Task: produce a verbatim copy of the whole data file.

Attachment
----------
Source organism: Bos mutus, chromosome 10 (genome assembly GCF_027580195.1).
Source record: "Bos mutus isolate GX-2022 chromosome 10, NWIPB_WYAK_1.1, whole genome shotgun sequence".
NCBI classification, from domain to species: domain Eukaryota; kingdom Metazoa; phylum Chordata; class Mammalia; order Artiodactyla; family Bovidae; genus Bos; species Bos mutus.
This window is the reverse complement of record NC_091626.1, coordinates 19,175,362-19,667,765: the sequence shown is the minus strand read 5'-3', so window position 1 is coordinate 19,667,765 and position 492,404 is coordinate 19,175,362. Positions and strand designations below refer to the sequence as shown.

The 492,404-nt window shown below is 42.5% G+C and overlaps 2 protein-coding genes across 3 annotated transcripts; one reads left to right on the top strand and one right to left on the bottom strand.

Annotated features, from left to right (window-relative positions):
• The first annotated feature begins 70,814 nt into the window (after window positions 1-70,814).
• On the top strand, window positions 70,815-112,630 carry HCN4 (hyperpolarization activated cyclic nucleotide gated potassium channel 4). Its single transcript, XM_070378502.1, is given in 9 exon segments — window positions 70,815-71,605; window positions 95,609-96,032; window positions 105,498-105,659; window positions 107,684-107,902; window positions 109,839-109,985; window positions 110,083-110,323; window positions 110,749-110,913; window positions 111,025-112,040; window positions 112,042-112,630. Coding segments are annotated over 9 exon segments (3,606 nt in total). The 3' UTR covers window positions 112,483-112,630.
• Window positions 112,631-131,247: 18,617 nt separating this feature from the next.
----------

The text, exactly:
Source organism: Bos mutus, chromosome 10 (genome assembly GCF_027580195.1).
Source record: "Bos mutus isolate GX-2022 chromosome 10, NWIPB_WYAK_1.1, whole genome shotgun sequence".
NCBI classification, from domain to species: domain Eukaryota; kingdom Metazoa; phylum Chordata; class Mammalia; order Artiodactyla; family Bovidae; genus Bos; species Bos mutus.
This window is the reverse complement of record NC_091626.1, coordinates 19,175,362-19,667,765: the sequence shown is the minus strand read 5'-3', so window position 1 is coordinate 19,667,765 and position 492,404 is coordinate 19,175,362. Positions and strand designations below refer to the sequence as shown.

The 492,404-nt window shown below is 42.5% G+C and overlaps 2 protein-coding genes across 3 annotated transcripts; one reads left to right on the top strand and one right to left on the bottom strand.

Annotated features, from left to right (window-relative positions):
• The first annotated feature begins 70,814 nt into the window (after window positions 1-70,814).
• On the top strand, window positions 70,815-112,630 carry HCN4 (hyperpolarization activated cyclic nucleotide gated potassium channel 4). Its single transcript, XM_070378502.1, is given in 9 exon segments — window positions 70,815-71,605; window positions 95,609-96,032; window positions 105,498-105,659; window positions 107,684-107,902; window positions 109,839-109,985; window positions 110,083-110,323; window positions 110,749-110,913; window positions 111,025-112,040; window positions 112,042-112,630. Coding segments are annotated over 9 exon segments (3,606 nt in total). The 3' UTR covers window positions 112,483-112,630.
• Window positions 112,631-131,247: 18,617 nt separating this feature from the next.